Page 317 ï~~Beside the usual control parameters (amplitude, attack, sustain and release time of an individual grain, delay between successive ones, transposition factor), it is possible to switch between two modes: Fig. IA: Normal mode Fig. lB: Fade in/fade out mode The fade in / fade out mode uses two perfectly synchronised synthesis voices to insure that the release phase of each grain in one voice coincides exactly with the attack phase of a new grain in the other. It allows to create a sound continuum that proved to be very effective for performing independently varying time-shifting and frequency transposition. Figure 2 shows how this is done. One may define a start point and an end point to select a working zone within the recorded sound buffer (for instance, to isolate a word or a sentence). It is then possible to loop within that zone with variable speed and direction, defining the first sample of sound that will be used to construct a grain. This is how one controls time-shifting and time-reversal. Then, depending on the grain duration and on the transposition factor (transposing one octave higher requires to take twice the duration in the sound buffer), the program defines the portion of the sound buffer (the hachured portion in fig. 2) that will be multiplied by the envelop to construct one grain. The speed and direction used to read that portion of the recorded sound buffer control the transposition and time reversal of each individual grain; they are totally independent form the time-shifting speed and direction and may be different from one grain to another if some randomness is used. Recorded Sound Buffer (up to 10 s) Part of the buffer used to build the gains Direction and speed of first 4rnple of grain Effect: time-shifting and tim -reversal................................. Start End Sound actually used Direction and speed of sample reading for the generation of Effect frequency transposition one individual grain Fig. 2: Transposition and Time-shifting from the sound buffer The tonal quality of the resulting sound may be further modified by changing the envelope parameters, without affecting the time scale and transposition factors. The user may also define cumulative shifts of the portion of sound used for each synthesis voice. When the voices are synchronised, it creates a comb filtering effect, increasing the resonance as more voices are activated. One may also generate chorus-like effects, using random variation of the start point. ICMC PROCEEDINGS 199531 317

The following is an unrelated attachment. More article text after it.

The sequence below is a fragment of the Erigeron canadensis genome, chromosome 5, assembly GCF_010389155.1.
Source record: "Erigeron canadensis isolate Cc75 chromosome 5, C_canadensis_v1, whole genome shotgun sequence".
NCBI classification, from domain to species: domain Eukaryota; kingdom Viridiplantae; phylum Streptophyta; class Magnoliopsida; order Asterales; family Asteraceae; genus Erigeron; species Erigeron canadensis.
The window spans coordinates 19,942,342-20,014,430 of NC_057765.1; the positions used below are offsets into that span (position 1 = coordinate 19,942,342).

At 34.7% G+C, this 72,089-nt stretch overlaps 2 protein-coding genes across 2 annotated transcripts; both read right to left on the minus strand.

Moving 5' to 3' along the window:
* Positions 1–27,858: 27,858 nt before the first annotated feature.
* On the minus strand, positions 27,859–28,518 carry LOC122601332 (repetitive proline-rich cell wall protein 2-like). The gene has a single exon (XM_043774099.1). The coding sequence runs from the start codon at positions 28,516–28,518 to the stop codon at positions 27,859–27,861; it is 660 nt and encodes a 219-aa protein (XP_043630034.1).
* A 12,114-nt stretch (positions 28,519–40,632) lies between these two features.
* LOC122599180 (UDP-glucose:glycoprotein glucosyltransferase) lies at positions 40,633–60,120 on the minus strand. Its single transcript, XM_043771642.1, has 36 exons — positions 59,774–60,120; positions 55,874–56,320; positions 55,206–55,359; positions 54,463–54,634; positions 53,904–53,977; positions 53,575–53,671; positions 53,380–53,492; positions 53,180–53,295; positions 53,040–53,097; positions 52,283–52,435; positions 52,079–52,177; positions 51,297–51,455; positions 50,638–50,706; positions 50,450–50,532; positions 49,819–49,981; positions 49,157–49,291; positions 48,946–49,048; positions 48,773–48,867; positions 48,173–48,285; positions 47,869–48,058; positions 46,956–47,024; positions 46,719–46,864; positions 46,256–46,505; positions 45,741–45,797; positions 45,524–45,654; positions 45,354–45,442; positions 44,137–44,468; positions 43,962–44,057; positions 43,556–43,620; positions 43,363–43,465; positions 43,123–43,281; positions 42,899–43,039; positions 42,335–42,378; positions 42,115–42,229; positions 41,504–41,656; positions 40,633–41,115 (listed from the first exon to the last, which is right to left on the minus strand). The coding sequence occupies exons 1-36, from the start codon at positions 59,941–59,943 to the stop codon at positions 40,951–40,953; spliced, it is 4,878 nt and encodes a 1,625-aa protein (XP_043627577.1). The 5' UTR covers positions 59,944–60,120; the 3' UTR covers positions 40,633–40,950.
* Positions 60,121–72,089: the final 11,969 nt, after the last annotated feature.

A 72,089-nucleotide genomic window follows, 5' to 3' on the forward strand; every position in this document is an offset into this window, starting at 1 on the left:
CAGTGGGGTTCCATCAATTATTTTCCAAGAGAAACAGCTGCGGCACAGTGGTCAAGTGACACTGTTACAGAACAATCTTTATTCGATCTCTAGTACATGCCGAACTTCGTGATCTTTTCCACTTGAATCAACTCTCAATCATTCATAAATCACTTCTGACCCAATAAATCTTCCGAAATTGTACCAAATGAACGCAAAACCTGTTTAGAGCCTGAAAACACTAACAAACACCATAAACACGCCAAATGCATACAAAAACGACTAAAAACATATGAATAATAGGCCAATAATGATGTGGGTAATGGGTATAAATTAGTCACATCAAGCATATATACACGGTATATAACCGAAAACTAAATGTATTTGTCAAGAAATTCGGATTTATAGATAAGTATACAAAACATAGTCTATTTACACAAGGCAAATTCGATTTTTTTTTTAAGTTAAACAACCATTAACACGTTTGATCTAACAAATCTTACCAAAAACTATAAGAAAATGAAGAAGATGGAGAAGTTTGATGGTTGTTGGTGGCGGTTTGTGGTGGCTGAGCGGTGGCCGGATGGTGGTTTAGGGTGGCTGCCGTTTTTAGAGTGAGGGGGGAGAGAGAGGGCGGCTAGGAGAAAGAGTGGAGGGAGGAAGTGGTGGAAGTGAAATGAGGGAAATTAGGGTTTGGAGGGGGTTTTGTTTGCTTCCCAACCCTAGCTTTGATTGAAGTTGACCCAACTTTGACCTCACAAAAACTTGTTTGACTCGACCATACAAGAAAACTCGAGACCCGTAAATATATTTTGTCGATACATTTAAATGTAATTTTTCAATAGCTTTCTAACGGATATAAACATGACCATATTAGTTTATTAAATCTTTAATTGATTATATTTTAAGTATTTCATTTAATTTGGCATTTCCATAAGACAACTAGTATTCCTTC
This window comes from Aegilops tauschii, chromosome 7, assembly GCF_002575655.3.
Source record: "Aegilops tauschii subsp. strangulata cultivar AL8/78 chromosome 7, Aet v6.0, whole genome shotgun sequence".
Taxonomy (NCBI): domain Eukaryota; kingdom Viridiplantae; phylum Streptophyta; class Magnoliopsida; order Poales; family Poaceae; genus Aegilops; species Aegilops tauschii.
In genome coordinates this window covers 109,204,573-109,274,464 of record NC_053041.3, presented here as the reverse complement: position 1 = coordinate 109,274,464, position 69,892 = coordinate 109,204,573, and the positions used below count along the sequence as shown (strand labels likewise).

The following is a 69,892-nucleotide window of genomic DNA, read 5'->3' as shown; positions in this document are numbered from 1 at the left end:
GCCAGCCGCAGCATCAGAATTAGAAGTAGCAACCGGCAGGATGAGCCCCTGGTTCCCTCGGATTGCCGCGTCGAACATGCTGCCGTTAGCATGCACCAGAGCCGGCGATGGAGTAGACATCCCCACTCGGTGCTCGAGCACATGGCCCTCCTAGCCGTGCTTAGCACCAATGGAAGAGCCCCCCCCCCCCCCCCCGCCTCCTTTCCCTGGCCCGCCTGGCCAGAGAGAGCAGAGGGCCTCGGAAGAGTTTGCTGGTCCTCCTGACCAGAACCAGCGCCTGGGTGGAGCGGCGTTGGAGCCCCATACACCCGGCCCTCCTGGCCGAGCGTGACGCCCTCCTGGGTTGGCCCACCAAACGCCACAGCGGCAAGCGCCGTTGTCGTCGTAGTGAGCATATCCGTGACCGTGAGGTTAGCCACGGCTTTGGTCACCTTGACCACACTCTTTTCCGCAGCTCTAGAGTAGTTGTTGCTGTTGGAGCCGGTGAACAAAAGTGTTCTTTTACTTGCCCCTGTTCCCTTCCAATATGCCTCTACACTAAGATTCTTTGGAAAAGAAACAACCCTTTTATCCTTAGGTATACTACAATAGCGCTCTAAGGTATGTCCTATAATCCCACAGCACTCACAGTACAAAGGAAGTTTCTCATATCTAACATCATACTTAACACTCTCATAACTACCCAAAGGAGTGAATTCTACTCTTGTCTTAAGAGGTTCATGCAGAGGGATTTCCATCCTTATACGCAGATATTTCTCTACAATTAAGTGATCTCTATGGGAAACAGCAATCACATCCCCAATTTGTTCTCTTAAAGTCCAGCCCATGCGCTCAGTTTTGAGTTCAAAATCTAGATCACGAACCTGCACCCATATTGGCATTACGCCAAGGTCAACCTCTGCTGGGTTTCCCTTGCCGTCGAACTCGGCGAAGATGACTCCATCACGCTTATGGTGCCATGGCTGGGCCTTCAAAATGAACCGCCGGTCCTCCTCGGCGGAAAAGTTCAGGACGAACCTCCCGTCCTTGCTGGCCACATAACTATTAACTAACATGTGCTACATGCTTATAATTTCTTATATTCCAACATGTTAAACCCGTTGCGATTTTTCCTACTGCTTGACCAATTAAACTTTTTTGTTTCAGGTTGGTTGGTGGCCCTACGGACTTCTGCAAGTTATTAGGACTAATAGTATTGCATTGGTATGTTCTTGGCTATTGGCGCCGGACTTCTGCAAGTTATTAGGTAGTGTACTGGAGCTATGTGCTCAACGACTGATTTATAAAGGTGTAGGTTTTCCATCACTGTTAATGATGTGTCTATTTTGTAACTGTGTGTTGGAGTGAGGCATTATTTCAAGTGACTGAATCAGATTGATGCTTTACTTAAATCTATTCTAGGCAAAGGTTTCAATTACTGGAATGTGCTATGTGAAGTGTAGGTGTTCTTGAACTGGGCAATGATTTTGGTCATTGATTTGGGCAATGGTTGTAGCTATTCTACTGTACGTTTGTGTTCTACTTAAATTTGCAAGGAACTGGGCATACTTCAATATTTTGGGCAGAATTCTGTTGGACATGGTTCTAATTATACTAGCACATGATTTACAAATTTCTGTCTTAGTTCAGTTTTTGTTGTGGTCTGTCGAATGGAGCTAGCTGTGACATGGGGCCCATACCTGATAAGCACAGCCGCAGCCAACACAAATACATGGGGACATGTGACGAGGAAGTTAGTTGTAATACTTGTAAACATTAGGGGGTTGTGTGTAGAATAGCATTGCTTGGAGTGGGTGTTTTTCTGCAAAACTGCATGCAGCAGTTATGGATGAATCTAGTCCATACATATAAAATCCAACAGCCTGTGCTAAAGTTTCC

Page 318 ï~~Control over the amount of random variations of most of the parameters gives a way to define continuously varying tendency masks. It is also possible to dynamically interpolate between several sets of parameters localised on a plane or in a 3-D space using either a mouse or a data glove. This is a way to correlate several parameters to achieve more coherent sound morphologies as we discussed before. The same method is used to morph between several sound buffers on a probabilistic base, taking the user defined probabilities to decide from which buffer the sound will be taken to build each grain. In the future, we expect to be able to provide better control (filtering, refined spatial distribution and automated rate control [Truax, B.]), as well as improved performances (higher density of grains, phase locking) by replacing some of the MAX patches by external C written objects. 4. Spatialisation tools We developed spatialisation tools controlled through a data glove and/or MIDI faders. They allow both for a direct control on the sound localisation (directly related to the hand position) and for an indirect one through the use of spatialisation primitives controlled by the hand position and the finger's bending. The later allow the generation of otherwise impossible movements: they overcome the speed limitations due to the hand's inertia and authorise simultaneous control over multiple sound sources. Depending on the primitive chosen (circle, ellipse, Lissajou shapes, spatial fragmentation, scintillation, acceleration, deceleration,...), the user has a varying amount of parameters at his disposal. He is free to map them to the available controllers as he likes best. If we take the example of the elliptic movement primitive, the parameters are: co-ordinates of centre, dimensions of large and small axis of the ellipse, angle of large axis, direction and speed (or angular speed) of sound movement and control over the intensity of the reverberation and of the Doppler effect. One could for instance chose to assign the (X, Y) position of the hand to the centre of the ellipse and the Z co-ordinate of the hand to the rotation speed and direction. The bending of the fingers and the rotation of the hand could control several other parameters, like the dimension of the ellipse's axis, the intensity of the Doppler effect, etc. Space does neither allow a detailed description of all the available parameters nor a discussion on which mapping methods were found most effective. Regarding the signal processing part, we first tried out Chowning's method. It is effective when moving sounds far from the centre. But it fails to simulate sounds crossing the room or moving close to the centre, as only two loudspeakers are active at a time, determined solely on an angular base disregarding radial distance. To avoid the jumps of sound caused by changes from one active pair to another, we developed another method, using tables to independently simulate left-right and front-back movements in a quadraphonic space. When the sound image is located near the centre all 4 loudspeaker are active. Those tables may be redrawn in the concert hall to fit the loudspeakers' placement and the local acoustic. In the future we will program graphical FTS clients to provide a better method to visualise and to edit movements. We will also implement SMPTE and MTC synchronisation to allow the recording and playback of movements along with the music. We are currently experimenting ways to control both movements and sound transformations with a single gesture. Such a combination might generate spatial and spectral morphologies that are highly coherent from a perceptual point of view. References Chowning, J., "The Simulation of Moving Sound Sources", J. AES, Vol. 19 (1), January 1971, pp. 2-6. Jones, D. and Parks, T., "Generation and Combination of Grains for Music Synthesis", CMJ Vol. 12 (2), Summer 1988, pp. 27-34. Lindemann, E. & de Cecco, M., "Animal: Graphical Data Definition and Manipulation in Real Time", CMJ, Vol. 15, No. 3, Fall 1991, pp. 78-100. Roads, C., "Granular Synthesis of Sound" In C. Roads and J. Strawn, Editors, 1985, Foundations of Computer Music, Cambridge, Massachusetts: MIT Press, pp. 145-159. Teruggi, D., "The Morpho Concepts: trends in software for Acousmatic Music Composition", Proc. ICMC 1994, Aarhus, pp. 213-215. Todoroff, T., "Outils de synth~se granulaire et de spatialisation du son commande gestuelle dans l'environnement MAX - FTS", JIM '95, Paris, Institut Blaise Pascal, LAFORIA 95/13, pp. 101-1 08. Truax, B., "Time-Shifting of Sampled Sound with a Real-Time Granulation Technique", Proc. ICMC 1993, Tolcyo, pp. 82-85. 318 8ICMC PROCEEDINGS 1995